17. The Department, in its submissions, has noted that the appellant has informed the Department that he will automatically be requesting internal reviews of decisions where a certain officer is the decision-maker. The Regulations provide a facility for seeking an internal review of a decision on a request which an appellant considers to have been inadequately dealt with or not to be in accordance with the requirements of the AIE Directive. However, it is perhaps unhelpful for a requester to make a presumption that a request will be inadequately dealt with before a decision on the request is made and, in the normal course, decisions on whether to seek an internal review are best made on a case by case basis by requesters.
18. This Office understands that disputes may often arise between requesters and public authorities as to entitlements under the AIE Regulations and the AIE Directive but would encourage parties to engage with one another as proactively and productively as possible in the interests of the efficient operation of the AIE regime.
19. The appellant submits that his request is for information related to specifically identified alleged illegal felling incidents and is targeted and specific. He submits that the Department has failed to demonstrate that it is manifestly unreasonable for it to process the request and he contends that a rticles 9(2)(a) and 9(2)(b) do not apply. The appellant also submits that it is in the public interest to know how the Department deal with breaches of the Forestry Act as it relates to the illegal felling of trees and that the Department have failed to apply article 10(5) correctly.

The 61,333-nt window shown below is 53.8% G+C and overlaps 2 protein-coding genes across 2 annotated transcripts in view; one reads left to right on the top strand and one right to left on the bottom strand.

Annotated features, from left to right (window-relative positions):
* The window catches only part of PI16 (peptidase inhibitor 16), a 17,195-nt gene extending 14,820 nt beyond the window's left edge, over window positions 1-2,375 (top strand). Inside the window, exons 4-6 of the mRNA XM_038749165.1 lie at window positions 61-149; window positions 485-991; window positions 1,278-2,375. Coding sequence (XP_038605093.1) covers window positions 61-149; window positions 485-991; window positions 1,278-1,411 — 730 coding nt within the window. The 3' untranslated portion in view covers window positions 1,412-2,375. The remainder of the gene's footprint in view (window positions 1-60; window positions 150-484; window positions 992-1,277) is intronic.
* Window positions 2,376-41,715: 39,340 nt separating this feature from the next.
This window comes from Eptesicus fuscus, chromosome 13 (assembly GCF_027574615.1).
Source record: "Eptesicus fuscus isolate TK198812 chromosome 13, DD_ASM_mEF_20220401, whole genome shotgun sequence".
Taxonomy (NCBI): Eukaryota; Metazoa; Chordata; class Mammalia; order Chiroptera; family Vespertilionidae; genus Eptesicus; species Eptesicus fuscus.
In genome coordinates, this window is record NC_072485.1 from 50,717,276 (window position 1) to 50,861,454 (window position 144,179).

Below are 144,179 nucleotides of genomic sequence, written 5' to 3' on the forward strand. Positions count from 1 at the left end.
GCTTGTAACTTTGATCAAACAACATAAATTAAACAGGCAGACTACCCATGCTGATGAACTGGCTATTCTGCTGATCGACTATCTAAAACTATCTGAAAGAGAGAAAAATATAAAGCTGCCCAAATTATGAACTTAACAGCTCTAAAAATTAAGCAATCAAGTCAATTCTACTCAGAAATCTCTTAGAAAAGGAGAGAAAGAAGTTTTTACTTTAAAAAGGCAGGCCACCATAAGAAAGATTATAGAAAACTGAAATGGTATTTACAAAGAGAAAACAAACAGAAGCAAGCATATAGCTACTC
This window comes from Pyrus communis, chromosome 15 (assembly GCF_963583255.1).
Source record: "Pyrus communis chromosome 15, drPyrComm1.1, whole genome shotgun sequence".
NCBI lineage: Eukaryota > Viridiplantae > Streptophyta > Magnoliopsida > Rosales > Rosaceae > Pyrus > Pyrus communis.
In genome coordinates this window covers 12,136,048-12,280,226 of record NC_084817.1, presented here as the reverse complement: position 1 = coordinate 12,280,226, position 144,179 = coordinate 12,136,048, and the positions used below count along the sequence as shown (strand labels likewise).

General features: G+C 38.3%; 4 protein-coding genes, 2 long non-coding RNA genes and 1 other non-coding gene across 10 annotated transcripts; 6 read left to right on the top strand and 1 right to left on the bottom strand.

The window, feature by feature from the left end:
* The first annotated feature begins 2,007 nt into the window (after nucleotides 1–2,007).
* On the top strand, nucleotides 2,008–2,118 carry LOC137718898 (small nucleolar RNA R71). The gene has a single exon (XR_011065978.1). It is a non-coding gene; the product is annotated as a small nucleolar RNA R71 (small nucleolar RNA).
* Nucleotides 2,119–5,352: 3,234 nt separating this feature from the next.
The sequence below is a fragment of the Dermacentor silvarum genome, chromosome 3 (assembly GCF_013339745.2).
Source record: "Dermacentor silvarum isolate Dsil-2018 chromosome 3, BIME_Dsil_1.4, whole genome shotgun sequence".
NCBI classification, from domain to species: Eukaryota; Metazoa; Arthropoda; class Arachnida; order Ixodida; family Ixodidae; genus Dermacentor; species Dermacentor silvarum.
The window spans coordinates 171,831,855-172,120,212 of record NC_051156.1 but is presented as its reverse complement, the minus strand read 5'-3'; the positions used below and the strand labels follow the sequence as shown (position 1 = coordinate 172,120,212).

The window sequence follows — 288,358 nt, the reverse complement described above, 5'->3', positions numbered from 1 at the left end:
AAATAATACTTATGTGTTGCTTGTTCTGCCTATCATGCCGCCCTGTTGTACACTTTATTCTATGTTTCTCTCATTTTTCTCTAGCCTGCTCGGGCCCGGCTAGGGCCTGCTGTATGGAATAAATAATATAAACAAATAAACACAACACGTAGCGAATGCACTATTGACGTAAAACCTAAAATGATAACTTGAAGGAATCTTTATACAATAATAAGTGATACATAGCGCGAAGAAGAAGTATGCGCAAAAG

20. The Department submit that currently, there is no case management database system for alleged illegal felling cases. On receipt of a report of such an incident all necessary desktop checks are carried out and the file is referred to the relevant District Inspector. Inspection outcomes with all associated records, recommendations and correspondence are then received and cross checked by email and subsequently saved manually per case into a folder within file explorer.
21. The Department submit that the relevant unit would have to review each document and each attachment to establish whether or not it is a record containing environmental information and establish if any redactions apply including any information that could identify an individual party to a case. Staff within the unit have set out in the submission that it would be difficult to state a time needed to provide the information requested for each case file as it depends on the complexity of the case and what stage the investigation is at.
22. The relevant unit estimates that in total 155 emails including 29 attachments of varying length and complexity in addition to multiple maps and photographs would need to be reviewed, which would require a substantial amount of time and would impact on the other work of the unit.
23. The Department does outline in a subsequent submission that at a conservative estimate it would require a staff member to work for a total of 41.5 hours to complete this request and notes that given that a standard working week is 35 hours this would mean a staff member would have to work for over one week fulltime on this request.
24. Article 9(2)(a) of the AIE Regulations provides that “a public authority may refuse to make environmental information available where the request is manifestly unreasonable having regard to the volume or range of information sought”. It transposes article 4(1)(b) of the AIE Directive which provides that “Member States may provide for a request for environmental information to be refused if the request is manifestly unreasonable”.
25. The question of what constitutes a “manifestly unreasonable” request must be approached teleologically, having regard to the purpose of the AIE Directive (see National Asset Management Agency v Commissioner for Environmental Information  IESC 51, paragraph 10). The AIE Directive makes it clear that its purpose is to ensure “increased public access to environmental information and the dissemination of such information” and that “the disclosure of information should be the general rule” such that “public authorities should be permitted to refuse a request for environmental information in specific and clearly defined cases” with grounds for refusal interpreted “in a restrictive way” (see Recitals 1 and 16).